Wednesday, November 25, 2009

Iraq war inquiry: Britain heard US drumbeat for invasion before 9/11.

On it's very first day sitting the Chilcot inquiry has heard that the George Bush regime wanted to topple Saddam Hussein before 9-11 even took place. And it also heard that the Blair government were against such an action because they recognised that regime change would be illegal.

Evidence given at the opening day of the inquiry, chaired by the former top civil servant Sir John Chilcot, painted a picture of a Whitehall slowly realising the significance of George Bush's election in November 2000 on US policy towards Iraq.

Even before the Bush administration came to power an article written by his then national security adviser, Condoleezza Rice, warned that "nothing will change" in Iraq until Saddam was gone, Sir Peter Ricketts, a former chairman of the joint intelligence committee (JIC) and now the Foreign Office's top official, told the inquiry.

"We were aware of these drumbeats from Washington and internally we discussed it. Our policy was to stay away from that part of the spectrum," added Sir William Patey, then head of the Middle East department at the Foreign Office.

He revealed that in late 2001 – following the 9/11 attacks on the US – he asked officials at the ministry to draw up an Iraq "options" paper, including regime change. "We dismissed it at the time because it had no basis in law," Patey told the inquiry.

"We quite clearly distanced ourselves in Whitehall from talk about regime change," said Ricketts. Up to March 2002 "there was no increased appetite among UK ministers for military action in Iraq," he added.

Simon Webb, a former policy director at the Ministry of Defence, who also gave evidence today, described the issue of regime change in Iraq during the early days of the Bush administration as "the dog that did not bark. It grizzled, but it did not bark".

Quite how this practice, which by their own admission had "no basis in law", came to be the official policy of the UK government will no doubt be revealed in the weeks to come, but it is interesting to note that the UK position originally recognised the illegality of an invasion of Iraq.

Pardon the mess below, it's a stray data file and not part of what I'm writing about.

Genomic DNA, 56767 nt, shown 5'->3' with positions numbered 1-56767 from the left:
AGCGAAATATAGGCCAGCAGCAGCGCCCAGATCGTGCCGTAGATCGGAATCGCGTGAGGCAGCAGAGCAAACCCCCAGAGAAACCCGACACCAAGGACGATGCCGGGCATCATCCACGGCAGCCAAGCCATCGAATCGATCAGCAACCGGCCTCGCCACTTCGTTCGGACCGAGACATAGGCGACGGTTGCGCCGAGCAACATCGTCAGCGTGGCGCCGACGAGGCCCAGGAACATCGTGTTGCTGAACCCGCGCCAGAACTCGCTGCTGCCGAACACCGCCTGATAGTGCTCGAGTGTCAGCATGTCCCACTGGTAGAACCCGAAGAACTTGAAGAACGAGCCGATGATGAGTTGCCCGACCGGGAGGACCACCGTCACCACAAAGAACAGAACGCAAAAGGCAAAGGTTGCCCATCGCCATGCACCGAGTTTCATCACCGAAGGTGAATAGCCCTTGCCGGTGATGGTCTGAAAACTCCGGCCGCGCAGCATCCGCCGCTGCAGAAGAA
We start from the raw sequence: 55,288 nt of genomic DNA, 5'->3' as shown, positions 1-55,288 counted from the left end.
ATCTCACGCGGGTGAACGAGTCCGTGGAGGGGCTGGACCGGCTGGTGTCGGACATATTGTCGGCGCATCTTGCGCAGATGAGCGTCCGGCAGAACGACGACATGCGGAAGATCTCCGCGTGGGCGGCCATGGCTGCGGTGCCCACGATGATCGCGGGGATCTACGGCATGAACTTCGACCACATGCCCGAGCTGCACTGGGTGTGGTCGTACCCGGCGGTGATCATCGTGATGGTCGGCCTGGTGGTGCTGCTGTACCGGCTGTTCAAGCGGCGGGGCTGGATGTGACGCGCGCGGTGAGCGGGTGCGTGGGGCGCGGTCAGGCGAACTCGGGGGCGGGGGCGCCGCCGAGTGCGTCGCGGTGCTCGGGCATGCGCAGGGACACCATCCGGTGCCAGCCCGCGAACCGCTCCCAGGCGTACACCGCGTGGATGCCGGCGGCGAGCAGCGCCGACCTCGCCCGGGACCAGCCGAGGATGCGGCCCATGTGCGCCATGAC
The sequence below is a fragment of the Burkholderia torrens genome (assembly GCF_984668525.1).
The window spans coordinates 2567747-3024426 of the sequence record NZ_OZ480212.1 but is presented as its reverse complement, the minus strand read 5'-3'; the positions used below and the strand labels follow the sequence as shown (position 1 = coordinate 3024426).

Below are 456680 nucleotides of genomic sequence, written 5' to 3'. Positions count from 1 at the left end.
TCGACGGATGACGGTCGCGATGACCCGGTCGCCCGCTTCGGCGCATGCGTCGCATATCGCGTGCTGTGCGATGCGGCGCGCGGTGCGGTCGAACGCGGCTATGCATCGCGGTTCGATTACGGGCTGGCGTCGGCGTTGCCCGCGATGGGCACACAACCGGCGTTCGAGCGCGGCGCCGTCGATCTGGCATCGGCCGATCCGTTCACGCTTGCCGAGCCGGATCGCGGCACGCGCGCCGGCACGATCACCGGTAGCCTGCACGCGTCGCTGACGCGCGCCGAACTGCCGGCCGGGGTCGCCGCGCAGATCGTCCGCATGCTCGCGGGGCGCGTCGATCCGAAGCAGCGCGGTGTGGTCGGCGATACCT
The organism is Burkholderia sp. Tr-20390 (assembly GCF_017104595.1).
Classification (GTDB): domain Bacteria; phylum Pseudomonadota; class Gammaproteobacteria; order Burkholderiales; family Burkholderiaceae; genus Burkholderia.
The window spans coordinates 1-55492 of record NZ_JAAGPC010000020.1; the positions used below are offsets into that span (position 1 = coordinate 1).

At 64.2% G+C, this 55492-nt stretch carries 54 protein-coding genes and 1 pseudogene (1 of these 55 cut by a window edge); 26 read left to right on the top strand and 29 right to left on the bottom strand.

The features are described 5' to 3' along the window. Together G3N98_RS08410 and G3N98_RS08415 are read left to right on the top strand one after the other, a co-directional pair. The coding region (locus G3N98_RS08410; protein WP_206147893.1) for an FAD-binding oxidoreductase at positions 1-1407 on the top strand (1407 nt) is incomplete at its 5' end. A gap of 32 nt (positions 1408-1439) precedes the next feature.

The truth is that the neo-cons were pushing for an invasion of Iraq long before 9-11, but it was that day which seems to have made it much harder for people like Blair to resist their urgings.

But it's interesting to note the fact that British intelligence at no point linked Saddam with al Qaeda in the way which people like Cheney continued to insist they were linked.

Moreover, voices in Washington were starting to link the Iraqi leader to al-Qaida. Ricketts said Britain had no evidence showing Iraq was "linked in any way to 9/11". He added: "We didn't have any such evidence."

Neocons in the Bush administration and the CIA claimed in the run-up to the invasion that Saddam was linked to al-Qaida, a claim dismissed at the time by MI6.

The truth is that the neo-cons saw in 9-11 their chance to carry out a long held ambition - the removal of Saddam Hussein - and they simply started a selling job to gain public approval for their task. I don't think even they ever believed that he was linked to the events of 9-11, but that day simply provided them with their best ever opportunity to remove him and they weren't prepared to allow that chance to slip from their grasp.

It was to facilitate that chance that the orgy of lies took place.
According to previously leaked documents, Ricketts, political director at the Foreign Office at the time, described the US in 2002 as "scrambling to establish a link between Iraq and al-Qaida", a link that was "so far frankly unconvincing". He told Jack Straw, then foreign secretary: "We have to be convincing that the threat is so serious/imminent that it is worth sending our troops to die for. Regime change does not stack up. It sounds like a grudge match between Bush and Saddam."
I suspect that this might turn out like the Hutton inquiry, in that the final conclusion will matter less than what comes out in the wash. On day one we have already heard that the British government regarded regime change as illegal and that Bush wanted to invade long before 9-11.

And yet, we all know what happened next. We'll hear over the next few months how Blair moved from that initial position to approving an illegal war.


Well worth reading:

In Iran some Shia theologians argued at the time that the second coming of the Mehdi might well be at hand, because only divine intervention could have persuaded the Americans to behave so stupidly as to get rid of Iran's main enemies in Afghanistan and Iraq. The coming to power of a Shia-dominated regime in Iraq, the first in the Arab world since the time of Saladin, was bound to enhance Iranian influence over its neighbour.

Members of the Iraqi opposition in the weeks before the invasion were metaphorically touching wood in case the Americans and the British realised what they were getting into. In December 2002 I was at an Iraqi opposition conference in a hotel on Edgware Road in central London when an Iraqi friend spoke to me nervously: "I have only one fear," he said. "It is that the Americans will realise at the last moment that attacking Iraq and overthrowing Saddam Hussein is not in their own best interests."

Click here for full article.

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